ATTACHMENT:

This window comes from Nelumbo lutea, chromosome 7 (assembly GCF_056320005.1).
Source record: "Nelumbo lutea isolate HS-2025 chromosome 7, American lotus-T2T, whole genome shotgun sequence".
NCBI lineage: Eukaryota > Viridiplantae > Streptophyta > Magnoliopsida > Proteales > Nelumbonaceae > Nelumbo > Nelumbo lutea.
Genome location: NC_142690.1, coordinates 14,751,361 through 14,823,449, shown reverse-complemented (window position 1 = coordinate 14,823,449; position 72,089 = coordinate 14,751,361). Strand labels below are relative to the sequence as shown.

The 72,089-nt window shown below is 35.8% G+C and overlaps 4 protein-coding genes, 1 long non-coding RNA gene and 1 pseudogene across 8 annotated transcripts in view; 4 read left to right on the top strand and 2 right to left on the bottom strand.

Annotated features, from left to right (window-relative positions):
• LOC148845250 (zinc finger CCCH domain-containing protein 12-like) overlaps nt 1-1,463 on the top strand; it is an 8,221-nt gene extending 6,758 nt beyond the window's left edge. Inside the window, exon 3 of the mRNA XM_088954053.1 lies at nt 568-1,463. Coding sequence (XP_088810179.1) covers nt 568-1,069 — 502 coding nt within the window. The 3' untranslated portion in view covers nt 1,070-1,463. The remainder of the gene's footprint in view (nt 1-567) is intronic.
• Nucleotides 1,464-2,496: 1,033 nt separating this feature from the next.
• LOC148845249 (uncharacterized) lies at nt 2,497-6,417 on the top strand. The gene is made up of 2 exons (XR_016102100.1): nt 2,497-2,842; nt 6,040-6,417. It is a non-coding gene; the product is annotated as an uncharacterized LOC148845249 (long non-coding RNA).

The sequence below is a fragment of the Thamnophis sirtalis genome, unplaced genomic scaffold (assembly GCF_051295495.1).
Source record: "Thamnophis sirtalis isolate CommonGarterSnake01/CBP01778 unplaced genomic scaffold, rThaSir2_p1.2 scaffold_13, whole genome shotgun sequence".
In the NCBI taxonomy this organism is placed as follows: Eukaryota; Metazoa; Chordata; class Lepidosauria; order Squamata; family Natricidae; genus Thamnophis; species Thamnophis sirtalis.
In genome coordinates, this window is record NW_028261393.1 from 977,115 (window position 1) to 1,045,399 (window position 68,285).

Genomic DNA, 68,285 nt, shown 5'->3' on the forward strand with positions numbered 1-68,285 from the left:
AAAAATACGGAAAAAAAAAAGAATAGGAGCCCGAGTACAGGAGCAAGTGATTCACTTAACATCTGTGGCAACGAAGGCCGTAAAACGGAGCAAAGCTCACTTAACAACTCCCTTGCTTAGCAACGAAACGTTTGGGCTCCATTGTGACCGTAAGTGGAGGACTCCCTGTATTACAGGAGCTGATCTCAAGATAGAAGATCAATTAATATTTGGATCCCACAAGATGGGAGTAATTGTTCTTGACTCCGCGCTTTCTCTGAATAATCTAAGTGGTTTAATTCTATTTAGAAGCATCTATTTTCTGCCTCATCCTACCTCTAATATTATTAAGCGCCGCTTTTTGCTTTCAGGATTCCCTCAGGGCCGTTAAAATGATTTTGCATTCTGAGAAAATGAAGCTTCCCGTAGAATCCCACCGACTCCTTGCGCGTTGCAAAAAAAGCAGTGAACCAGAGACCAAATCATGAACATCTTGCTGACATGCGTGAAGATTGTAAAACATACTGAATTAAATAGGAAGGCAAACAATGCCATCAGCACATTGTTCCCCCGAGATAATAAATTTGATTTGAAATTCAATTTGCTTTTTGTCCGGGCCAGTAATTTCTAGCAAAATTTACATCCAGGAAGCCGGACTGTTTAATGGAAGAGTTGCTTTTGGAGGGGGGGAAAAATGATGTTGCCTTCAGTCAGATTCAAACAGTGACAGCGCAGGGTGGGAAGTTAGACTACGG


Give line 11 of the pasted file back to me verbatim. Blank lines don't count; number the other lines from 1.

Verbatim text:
Source record: "Thamnophis sirtalis isolate CommonGarterSnake01/CBP01778 unplaced genomic scaffold, rThaSir2_p1.2 scaffold_13, whole genome shotgun sequence".